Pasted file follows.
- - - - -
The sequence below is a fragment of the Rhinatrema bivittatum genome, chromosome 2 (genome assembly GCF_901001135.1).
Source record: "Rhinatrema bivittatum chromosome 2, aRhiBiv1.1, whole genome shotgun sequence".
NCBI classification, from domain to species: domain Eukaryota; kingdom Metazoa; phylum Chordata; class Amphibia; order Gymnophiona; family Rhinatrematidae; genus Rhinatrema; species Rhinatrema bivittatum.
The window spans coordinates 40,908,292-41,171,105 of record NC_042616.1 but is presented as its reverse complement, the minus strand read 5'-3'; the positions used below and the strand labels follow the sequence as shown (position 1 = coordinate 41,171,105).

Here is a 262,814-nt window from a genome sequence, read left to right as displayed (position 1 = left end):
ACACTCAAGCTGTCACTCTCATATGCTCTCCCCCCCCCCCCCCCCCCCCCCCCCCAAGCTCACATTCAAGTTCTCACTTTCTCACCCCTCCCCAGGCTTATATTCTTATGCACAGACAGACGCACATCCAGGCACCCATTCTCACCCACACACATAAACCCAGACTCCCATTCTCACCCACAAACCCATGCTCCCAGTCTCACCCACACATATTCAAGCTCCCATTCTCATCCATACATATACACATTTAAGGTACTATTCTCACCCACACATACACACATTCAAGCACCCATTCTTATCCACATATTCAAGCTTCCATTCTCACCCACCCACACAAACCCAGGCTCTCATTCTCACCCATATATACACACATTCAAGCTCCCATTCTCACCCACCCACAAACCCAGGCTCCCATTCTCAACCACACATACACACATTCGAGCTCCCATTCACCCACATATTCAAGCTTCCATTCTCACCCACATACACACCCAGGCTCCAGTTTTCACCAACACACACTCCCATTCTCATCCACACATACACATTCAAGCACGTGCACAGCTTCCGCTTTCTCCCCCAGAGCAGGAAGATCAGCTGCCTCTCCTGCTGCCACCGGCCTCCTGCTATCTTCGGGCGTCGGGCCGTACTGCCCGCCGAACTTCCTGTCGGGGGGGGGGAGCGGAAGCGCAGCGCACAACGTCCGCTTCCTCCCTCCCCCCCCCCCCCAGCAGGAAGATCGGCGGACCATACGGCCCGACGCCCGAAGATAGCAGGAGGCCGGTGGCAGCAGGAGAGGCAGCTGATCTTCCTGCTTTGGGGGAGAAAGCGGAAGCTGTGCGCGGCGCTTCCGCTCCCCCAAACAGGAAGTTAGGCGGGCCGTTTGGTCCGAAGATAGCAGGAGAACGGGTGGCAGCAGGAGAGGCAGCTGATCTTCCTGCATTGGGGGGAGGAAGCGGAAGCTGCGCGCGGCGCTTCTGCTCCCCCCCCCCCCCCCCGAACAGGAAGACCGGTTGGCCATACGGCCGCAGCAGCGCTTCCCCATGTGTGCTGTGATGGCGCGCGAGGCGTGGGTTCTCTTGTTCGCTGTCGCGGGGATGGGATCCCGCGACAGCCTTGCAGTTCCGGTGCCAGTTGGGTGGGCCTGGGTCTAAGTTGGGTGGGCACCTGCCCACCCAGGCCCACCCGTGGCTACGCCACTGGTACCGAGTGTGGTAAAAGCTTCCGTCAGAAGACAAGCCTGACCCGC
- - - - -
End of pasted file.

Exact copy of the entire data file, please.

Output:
The sequence below is a fragment of the Rhinatrema bivittatum genome, chromosome 2 (genome assembly GCF_901001135.1).
Source record: "Rhinatrema bivittatum chromosome 2, aRhiBiv1.1, whole genome shotgun sequence".
NCBI classification, from domain to species: domain Eukaryota; kingdom Metazoa; phylum Chordata; class Amphibia; order Gymnophiona; family Rhinatrematidae; genus Rhinatrema; species Rhinatrema bivittatum.
The window spans coordinates 40,908,292-41,171,105 of record NC_042616.1 but is presented as its reverse complement, the minus strand read 5'-3'; the positions used below and the strand labels follow the sequence as shown (position 1 = coordinate 41,171,105).

Here is a 262,814-nt window from a genome sequence, read left to right as displayed (position 1 = left end):
ACACTCAAGCTGTCACTCTCATATGCTCTCCCCCCCCCCCCCCCCCCCCCCCCCCAAGCTCACATTCAAGTTCTCACTTTCTCACCCCTCCCCAGGCTTATATTCTTATGCACAGACAGACGCACATCCAGGCACCCATTCTCACCCACACACATAAACCCAGACTCCCATTCTCACCCACAAACCCATGCTCCCAGTCTCACCCACACATATTCAAGCTCCCATTCTCATCCATACATATACACATTTAAGGTACTATTCTCACCCACACATACACACATTCAAGCACCCATTCTTATCCACATATTCAAGCTTCCATTCTCACCCACCCACACAAACCCAGGCTCTCATTCTCACCCATATATACACACATTCAAGCTCCCATTCTCACCCACCCACAAACCCAGGCTCCCATTCTCAACCACACATACACACATTCGAGCTCCCATTCACCCACATATTCAAGCTTCCATTCTCACCCACATACACACCCAGGCTCCAGTTTTCACCAACACACACTCCCATTCTCATCCACACATACACATTCAAGCACGTGCACAGCTTCCGCTTTCTCCCCCAGAGCAGGAAGATCAGCTGCCTCTCCTGCTGCCACCGGCCTCCTGCTATCTTCGGGCGTCGGGCCGTACTGCCCGCCGAACTTCCTGTCGGGGGGGGGGAGCGGAAGCGCAGCGCACAACGTCCGCTTCCTCCCTCCCCCCCCCCCCCAGCAGGAAGATCGGCGGACCATACGGCCCGACGCCCGAAGATAGCAGGAGGCCGGTGGCAGCAGGAGAGGCAGCTGATCTTCCTGCTTTGGGGGAGAAAGCGGAAGCTGTGCGCGGCGCTTCCGCTCCCCCAAACAGGAAGTTAGGCGGGCCGTTTGGTCCGAAGATAGCAGGAGAACGGGTGGCAGCAGGAGAGGCAGCTGATCTTCCTGCATTGGGGGGAGGAAGCGGAAGCTGCGCGCGGCGCTTCTGCTCCCCCCCCCCCCCCCCGAACAGGAAGACCGGTTGGCCATACGGCCGCAGCAGCGCTTCCCCATGTGTGCTGTGATGGCGCGCGAGGCGTGGGTTCTCTTGTTCGCTGTCGCGGGGATGGGATCCCGCGACAGCCTTGCAGTTCCGGTGCCAGTTGGGTGGGCCTGGGTCTAAGTTGGGTGGGCACCTGCCCACCCAGGCCCACCCGTGGCTACGCCACTGGTACCGAGTGTGGTAAAAGCTTCCGTCAGAAGACAAGCCTGACCCGC